I would also call out the mortgage application process -- when you're applying for a mortgage, you have to validate that you have enough money for the initial payment, which is the down payment. This could be 5%, 10%, or 20% depending on the loan type you are asking for. Before, this was done by looking at statements, but now the market has products, which are called, as is reports, that basically summarize your customers financial details, including how much money is in their account on a specific date and the transaction history. So the underwriter is really able to validate this information and confirm that there are sufficient funds in the account to process this loan for approval. This makes the mortgage application process smoother and clearer for everyone involved.
Beyond onboarding, there are some other areas where lenders are using financial data access. Let me touch upon a few: credit scoring is definitely one of them, where they use the data to develop their own credit scoring models. Again, this comes back to the accuracy point and tailoring underwriting for those specific products that they are building for. The other one is fraud detection, which we see a lot in the market, and lenders using that data to just identify fraudulent transactions. This protects both the lender and borrower from financial losses.
The most interesting one, I think, is risk management. And we haven't seen a lot of this, but I think we'll start to see a lot more of this. Lenders are able to continuously monitor the borrower's financial behaviors over the long term. So if there are signs of financial instability or risk, lenders can take those appropriate actions and adjust the terms of the loan or maybe offer financial guidance to their customers. I think this is a really good use case, because it really tailors the services for the customer. So being more customer centric and essentially holding on to that customer for a longer period of time and maybe being able to upsell at some some other products to them.
Open finance and lending
Open finance provides borrowers with more control over their data. Borrowers can choose which providers they share data with, and they can always revoke that access at any given time. Internally, it creates an additional level of trust for those consumers. At this point, they know sensitive documentation is being transmitted through a safe and secure ecosystem, rather than the paper copies we might have seen, historically, many years ago. And the email scams we've seen more recently. This gives the customers peace of mind knowing that they're in control of what data is shared, and with whom and for how long.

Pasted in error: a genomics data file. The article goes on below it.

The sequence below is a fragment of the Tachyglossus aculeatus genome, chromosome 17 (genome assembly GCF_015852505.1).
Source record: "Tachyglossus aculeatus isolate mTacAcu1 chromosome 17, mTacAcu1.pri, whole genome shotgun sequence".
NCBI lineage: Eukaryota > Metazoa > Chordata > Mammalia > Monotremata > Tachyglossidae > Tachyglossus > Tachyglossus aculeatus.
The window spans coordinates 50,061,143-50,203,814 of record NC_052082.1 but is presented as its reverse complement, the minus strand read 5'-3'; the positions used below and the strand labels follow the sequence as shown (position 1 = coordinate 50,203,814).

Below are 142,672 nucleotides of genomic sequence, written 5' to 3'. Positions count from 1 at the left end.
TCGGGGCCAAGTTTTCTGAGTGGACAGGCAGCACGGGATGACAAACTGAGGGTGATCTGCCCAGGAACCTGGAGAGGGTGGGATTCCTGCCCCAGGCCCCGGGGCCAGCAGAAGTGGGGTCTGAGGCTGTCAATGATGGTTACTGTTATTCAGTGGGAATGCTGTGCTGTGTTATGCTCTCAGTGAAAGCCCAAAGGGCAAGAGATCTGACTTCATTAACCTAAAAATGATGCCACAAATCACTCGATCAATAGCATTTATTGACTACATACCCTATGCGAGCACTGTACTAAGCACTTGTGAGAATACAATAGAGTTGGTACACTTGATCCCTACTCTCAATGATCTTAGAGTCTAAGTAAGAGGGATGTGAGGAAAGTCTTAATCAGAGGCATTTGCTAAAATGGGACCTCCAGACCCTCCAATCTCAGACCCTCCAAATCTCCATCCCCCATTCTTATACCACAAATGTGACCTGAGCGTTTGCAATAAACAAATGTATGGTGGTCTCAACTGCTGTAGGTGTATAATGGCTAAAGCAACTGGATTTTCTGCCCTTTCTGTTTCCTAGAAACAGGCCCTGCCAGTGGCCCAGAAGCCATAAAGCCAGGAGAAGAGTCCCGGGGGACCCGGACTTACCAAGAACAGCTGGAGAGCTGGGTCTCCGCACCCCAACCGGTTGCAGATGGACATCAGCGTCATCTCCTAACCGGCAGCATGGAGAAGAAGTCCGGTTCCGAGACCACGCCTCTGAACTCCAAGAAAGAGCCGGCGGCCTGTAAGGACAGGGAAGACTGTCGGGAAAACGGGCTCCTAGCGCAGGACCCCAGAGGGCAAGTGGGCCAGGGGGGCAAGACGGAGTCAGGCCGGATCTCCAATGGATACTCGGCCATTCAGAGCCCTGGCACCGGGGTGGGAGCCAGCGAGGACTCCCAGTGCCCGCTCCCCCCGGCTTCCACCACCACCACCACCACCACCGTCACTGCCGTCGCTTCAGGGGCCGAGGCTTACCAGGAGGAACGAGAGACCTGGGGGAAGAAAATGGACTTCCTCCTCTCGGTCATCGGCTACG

Additionally, I think the integration of financial data APIs is a game changer for both digital and traditional lenders. I think this point often doesn't get considered enough with lenders. But I think when you're in the lending space, conversion rates are huge to you. And through the use of streamlining the verification process for, let's say, income and also the mortgage application where we said asset reports help them identify the downpayment, it reduces the friction associated with these traditional documents, submissions, and customers are more inclined to complete the loan application rather than stall halfway through the application. So lenders are really seeing higher or successful conversion rates. And that leads to increased business growth, but also customer satisfaction.
Financial data APIs are improving the end to end flow of a customer's journey: from the application stages to getting the approval to actually servicing the loan and paying off that loan through disbursements. It's improving every layer of that journey.
Outlook on lending and open finance
Navigating the lending landscape, especially in the context of open finance and data integration, presents significant challenges. Look, the lending industry is under stringent regulations. And then there's emphasizing the necessity for compliance. Particularly, when you're automating processes like income verification, it's evident that the demand for direct to bank OAuth connections will surge among lenders. Those who intend to harness the capabilities of financial data access services, they'll look for high uptime and dependable connections.
And in addition to that, I think there is the importance to source directly from the banks. This shift aims to mitigate some of the risks associated with the inaccuracies of data capture through methods like screen scraping, for example. I think financial institutions are really going to transition towards more direct sourcing, which kind of aligns with the enhanced accuracy and reliability that they need to run their underwriting models.
Then finally, this evolution is not limited to a singular purpose. A broader spectrum of use cases is emerging through the entire journey. This speaks to the industry's intent to streamline and fortify every step of the process, ensuring efficiency and transparency for customers, and ultimately, a seamless experience for both lenders and borrowers. We're working towards prioritizing the build of specific solutions, those that the customers wants and needs the most -- solutions that save the customer and lender valuable time, effort, and also money.